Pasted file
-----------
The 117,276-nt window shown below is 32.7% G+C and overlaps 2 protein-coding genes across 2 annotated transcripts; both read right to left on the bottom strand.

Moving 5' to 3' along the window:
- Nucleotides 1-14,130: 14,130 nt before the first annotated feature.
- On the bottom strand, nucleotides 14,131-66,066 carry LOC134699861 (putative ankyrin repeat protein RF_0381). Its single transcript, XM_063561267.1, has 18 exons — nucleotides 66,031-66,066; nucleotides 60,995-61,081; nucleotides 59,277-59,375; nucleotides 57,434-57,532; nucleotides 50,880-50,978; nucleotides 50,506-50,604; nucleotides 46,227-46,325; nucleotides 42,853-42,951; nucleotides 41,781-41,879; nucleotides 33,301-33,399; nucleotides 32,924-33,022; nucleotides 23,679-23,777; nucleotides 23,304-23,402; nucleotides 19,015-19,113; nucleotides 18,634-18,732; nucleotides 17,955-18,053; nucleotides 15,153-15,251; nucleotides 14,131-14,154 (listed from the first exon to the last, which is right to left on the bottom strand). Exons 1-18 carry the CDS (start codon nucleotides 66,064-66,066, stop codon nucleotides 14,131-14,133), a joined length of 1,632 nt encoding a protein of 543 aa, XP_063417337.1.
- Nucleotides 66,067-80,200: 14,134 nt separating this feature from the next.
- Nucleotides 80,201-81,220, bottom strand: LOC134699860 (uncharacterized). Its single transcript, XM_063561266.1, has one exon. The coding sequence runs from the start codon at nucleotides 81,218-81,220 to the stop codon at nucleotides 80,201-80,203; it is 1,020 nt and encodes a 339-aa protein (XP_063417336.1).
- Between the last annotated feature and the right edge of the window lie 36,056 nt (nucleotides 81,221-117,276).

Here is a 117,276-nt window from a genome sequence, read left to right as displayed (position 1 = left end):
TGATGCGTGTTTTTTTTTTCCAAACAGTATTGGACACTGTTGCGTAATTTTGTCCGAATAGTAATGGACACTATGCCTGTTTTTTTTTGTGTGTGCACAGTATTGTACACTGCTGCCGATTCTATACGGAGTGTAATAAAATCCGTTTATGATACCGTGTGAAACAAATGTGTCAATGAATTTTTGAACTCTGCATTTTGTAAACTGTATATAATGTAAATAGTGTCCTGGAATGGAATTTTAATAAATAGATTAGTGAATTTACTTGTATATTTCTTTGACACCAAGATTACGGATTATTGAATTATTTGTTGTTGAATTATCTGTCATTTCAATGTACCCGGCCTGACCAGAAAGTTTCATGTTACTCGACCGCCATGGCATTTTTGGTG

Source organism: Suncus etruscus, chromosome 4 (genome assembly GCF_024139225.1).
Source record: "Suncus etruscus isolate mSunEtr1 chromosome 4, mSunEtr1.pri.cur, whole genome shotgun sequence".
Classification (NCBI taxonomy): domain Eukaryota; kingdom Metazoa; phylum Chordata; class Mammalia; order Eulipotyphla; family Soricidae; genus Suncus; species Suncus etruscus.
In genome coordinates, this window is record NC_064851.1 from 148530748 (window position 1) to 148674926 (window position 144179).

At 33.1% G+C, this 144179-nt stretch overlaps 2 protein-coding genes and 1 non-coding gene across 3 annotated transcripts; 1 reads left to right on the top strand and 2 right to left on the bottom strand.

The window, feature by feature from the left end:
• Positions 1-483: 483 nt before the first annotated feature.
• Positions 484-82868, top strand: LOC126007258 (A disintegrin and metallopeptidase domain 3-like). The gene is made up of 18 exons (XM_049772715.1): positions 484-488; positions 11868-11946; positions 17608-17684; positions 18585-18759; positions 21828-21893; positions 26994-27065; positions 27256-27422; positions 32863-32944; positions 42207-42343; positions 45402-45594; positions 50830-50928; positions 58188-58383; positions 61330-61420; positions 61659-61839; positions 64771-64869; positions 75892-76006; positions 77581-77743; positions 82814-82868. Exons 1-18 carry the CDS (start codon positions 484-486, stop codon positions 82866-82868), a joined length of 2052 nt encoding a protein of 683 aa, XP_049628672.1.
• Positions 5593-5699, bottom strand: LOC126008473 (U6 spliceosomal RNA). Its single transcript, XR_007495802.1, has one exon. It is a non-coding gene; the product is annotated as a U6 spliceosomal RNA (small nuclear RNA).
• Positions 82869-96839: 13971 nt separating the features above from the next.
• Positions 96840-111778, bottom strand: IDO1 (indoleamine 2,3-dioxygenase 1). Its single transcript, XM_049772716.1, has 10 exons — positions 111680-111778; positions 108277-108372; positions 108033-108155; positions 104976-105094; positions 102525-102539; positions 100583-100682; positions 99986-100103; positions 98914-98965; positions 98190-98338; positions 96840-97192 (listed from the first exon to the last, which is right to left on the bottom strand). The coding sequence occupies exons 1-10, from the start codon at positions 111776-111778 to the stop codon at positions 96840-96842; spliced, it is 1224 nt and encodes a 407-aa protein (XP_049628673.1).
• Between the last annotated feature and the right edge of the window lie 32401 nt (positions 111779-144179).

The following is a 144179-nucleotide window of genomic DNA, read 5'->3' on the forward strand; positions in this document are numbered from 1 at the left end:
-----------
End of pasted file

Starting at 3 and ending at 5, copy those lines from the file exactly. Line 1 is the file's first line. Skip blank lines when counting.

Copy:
- Nucleotides 1-14,130: 14,130 nt before the first annotated feature.
- On the bottom strand, nucleotides 14,131-66,066 carry LOC134699861 (putative ankyrin repeat protein RF_0381). Its single transcript, XM_063561267.1, has 18 exons — nucleotides 66,031-66,066; nucleotides 60,995-61,081; nucleotides 59,277-59,375; nucleotides 57,434-57,532; nucleotides 50,880-50,978; nucleotides 50,506-50,604; nucleotides 46,227-46,325; nucleotides 42,853-42,951; nucleotides 41,781-41,879; nucleotides 33,301-33,399; nucleotides 32,924-33,022; nucleotides 23,679-23,777; nucleotides 23,304-23,402; nucleotides 19,015-19,113; nucleotides 18,634-18,732; nucleotides 17,955-18,053; nucleotides 15,153-15,251; nucleotides 14,131-14,154 (listed from the first exon to the last, which is right to left on the bottom strand). Exons 1-18 carry the CDS (start codon nucleotides 66,064-66,066, stop codon nucleotides 14,131-14,133), a joined length of 1,632 nt encoding a protein of 543 aa, XP_063417337.1.
- Nucleotides 66,067-80,200: 14,134 nt separating this feature from the next.